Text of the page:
Romney Accepts Nomination
Mitt Romney reintroduced himself to the country Thursday night in Tampa, delivering a deeply personal nomination acceptance address that balanced pledges to fix the economy and critiques of President Obama with stories about his own life and where he comes from.
The Republican presidential nominee made a clear effort on the closing night of the GOP national convention to let voters know a little more about Romney the man -- not just Romney the businessman or former governor. He flashed his humorous side, at one moment an emotional side, as he told the story of his parents, his children, his wife and his early days in business.
And before the balloons and confetti rained down, he drew the address back to the message that has driven his campaign: Obama has not lived up to the lofty promise of his 2008 run, he said, and does not have what it takes to fix the economy.
“What is needed in our country today is not complicated or profound. It doesn't take a special government commission to tell us what America needs,” Romney said. “What America needs is jobs. Lots of jobs.”
Romney called on voters to put the “disappointment” and the “divisiveness” of the last four years behind them, and “turn the page” with him.
“This president can ask us to be patient. This president can tell us it was someone else’s fault. … But this president cannot tell us that you’re better off today than when he took office,” Romney said. “Now is the time to restore the promise of America.”
Romney tried to cast himself as the more level-headed, and less lofty, choice.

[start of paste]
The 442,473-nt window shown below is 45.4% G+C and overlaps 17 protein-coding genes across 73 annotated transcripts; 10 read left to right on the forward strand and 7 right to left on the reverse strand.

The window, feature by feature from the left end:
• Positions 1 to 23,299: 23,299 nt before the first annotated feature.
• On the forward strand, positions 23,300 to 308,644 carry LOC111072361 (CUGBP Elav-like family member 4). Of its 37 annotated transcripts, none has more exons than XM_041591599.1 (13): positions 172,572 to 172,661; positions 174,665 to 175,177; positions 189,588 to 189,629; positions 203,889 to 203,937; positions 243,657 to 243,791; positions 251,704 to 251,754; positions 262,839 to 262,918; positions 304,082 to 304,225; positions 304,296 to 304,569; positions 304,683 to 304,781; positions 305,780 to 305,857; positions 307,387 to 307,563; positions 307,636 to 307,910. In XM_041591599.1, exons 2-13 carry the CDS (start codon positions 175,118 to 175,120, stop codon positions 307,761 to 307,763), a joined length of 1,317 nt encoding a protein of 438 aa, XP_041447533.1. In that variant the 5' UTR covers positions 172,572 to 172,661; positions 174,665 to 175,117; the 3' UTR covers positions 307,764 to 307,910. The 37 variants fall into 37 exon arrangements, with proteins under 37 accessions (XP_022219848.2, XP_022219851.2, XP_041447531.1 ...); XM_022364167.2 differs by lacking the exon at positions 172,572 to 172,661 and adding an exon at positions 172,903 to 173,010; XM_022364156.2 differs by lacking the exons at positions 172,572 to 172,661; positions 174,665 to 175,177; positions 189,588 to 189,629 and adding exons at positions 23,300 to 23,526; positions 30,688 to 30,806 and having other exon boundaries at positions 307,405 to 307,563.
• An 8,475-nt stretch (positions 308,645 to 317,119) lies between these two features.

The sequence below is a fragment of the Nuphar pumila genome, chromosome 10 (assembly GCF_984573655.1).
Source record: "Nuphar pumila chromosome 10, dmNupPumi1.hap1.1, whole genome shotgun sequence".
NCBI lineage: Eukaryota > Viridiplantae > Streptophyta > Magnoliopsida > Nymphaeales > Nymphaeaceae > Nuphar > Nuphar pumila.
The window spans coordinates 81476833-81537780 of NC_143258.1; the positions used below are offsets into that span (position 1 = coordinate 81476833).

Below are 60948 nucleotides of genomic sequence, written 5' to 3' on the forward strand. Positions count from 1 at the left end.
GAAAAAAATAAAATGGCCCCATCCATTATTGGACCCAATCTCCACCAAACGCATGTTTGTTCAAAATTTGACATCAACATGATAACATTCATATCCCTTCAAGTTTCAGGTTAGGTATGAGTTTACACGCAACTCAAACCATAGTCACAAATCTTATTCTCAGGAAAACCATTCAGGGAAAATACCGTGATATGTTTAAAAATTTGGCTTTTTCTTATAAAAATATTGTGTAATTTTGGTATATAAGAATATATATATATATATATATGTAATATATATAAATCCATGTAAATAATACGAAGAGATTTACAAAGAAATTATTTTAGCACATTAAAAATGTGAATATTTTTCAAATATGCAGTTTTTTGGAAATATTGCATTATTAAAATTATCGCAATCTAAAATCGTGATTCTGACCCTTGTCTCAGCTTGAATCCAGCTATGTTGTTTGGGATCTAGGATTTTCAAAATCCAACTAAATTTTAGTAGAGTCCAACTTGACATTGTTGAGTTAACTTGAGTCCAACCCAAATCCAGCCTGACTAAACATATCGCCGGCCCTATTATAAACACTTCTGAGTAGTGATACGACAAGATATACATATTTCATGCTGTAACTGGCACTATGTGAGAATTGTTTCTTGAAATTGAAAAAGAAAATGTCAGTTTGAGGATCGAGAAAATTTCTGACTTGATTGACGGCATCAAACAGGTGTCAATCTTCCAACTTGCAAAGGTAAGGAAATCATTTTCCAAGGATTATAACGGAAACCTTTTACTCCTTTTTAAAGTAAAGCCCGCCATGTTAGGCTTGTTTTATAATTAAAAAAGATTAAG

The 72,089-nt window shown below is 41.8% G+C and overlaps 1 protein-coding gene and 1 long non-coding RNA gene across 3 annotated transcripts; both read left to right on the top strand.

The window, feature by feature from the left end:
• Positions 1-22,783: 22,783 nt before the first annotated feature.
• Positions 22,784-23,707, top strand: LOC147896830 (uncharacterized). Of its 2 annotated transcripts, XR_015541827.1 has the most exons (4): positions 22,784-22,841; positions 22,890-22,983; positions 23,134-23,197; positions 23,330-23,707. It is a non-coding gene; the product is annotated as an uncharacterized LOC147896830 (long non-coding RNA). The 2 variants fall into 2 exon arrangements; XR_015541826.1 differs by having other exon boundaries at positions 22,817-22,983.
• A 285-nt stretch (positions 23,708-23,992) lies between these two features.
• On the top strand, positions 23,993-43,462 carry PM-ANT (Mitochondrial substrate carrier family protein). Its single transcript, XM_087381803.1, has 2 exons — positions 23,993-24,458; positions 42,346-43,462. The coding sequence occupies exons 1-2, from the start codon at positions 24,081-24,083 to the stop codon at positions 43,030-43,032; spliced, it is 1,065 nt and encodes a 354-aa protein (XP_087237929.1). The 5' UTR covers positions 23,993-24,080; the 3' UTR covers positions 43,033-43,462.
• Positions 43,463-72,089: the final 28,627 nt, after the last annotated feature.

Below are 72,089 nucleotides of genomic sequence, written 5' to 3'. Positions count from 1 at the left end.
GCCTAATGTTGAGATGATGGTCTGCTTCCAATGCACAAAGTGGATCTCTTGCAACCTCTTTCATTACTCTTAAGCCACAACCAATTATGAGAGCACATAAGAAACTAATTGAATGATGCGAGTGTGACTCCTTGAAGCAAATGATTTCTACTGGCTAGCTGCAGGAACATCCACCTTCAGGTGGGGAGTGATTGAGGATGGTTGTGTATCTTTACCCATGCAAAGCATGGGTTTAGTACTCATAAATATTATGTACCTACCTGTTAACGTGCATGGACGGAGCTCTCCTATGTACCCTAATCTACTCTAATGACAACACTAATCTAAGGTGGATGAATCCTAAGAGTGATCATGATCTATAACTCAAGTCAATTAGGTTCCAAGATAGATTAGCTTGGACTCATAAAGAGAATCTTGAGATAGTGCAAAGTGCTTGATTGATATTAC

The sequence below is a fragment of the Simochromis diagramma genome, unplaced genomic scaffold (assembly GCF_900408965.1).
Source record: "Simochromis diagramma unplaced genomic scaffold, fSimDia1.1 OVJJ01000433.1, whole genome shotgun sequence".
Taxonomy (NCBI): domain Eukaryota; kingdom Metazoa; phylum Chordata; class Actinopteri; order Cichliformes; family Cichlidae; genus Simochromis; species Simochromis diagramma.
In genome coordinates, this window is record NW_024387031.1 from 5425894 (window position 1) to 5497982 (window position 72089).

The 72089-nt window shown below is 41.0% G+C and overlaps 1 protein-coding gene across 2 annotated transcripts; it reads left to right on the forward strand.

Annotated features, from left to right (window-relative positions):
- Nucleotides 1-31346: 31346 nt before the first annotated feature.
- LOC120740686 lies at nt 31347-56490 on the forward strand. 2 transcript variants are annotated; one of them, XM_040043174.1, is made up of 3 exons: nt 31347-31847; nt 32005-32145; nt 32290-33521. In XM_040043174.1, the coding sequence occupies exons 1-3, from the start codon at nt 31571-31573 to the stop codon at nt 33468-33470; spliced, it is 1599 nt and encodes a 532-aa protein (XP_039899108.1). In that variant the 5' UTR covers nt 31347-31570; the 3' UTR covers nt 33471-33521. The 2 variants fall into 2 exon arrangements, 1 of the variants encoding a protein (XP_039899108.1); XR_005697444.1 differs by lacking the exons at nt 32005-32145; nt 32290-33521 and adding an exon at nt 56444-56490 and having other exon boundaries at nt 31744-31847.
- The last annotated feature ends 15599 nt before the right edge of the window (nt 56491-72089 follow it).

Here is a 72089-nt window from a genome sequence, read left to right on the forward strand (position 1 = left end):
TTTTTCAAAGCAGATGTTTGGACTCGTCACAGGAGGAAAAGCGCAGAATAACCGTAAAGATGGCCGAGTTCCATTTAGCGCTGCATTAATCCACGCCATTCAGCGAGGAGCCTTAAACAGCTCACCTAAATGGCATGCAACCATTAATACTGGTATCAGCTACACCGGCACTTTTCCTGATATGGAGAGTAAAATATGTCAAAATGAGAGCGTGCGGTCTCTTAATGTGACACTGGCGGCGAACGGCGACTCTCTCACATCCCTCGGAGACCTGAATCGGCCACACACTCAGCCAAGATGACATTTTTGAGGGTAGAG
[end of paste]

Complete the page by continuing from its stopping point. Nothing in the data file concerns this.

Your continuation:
“President Obama promised to begin to slow the rise of the oceans and to heal the planet,” Romney said. “My promise is to help you and your family.”
Before he dove into the critiques against the current Oval Office occupant, Romney appeared to answer calls from some in the GOP that he tell America more about his personal story. He said he understands people “need to know more about me” to make a choice in November.
The nominee appeared to get emotional when he told a story about how his dad used to give his mother a rose every day – and that she knew something was wrong on the day he died because there was no rose.
Going off script, Romney said: “Don’t you wish she could have been here at this convention?”
The nominee showed a light-hearted side, at one point ribbing running mate Paul Ryan for teasing him over his musical preferences a night earlier.
“Paul,” he said, “I still like the playlist on my iPod better than yours.”
Romney touched on his Mormon faith, as other speakers have this week. And he spoke directly to women in the audience, and watching on TV, highlighting the female officials who were speaking at the convention and who had served in his administration in Massachusetts. It was not lost on the crowd. Kansas delegate Chad Bettes said the importance of women, particularly in the workforce, “was a huge theme.” Bettes said Romney’s record “has proven that he values women.”
Romney, though, returned to the dominant message that the “excitement” of Obama’s election has subsided, replaced by doubt and uncertainty about the economy and the federal budget.
“If you felt that excitement when you voted for Barack Obama, you should feel that way now that he’s President Obama,” Romney said. “You know, there’s something wrong with the kind of job he’s done as president when the best feeling you’ve had was the day you voted for him.”
Romney pointed to the president’s resume as the problem. “He had almost no experience working in a business,” he said. “Jobs to him are about government.”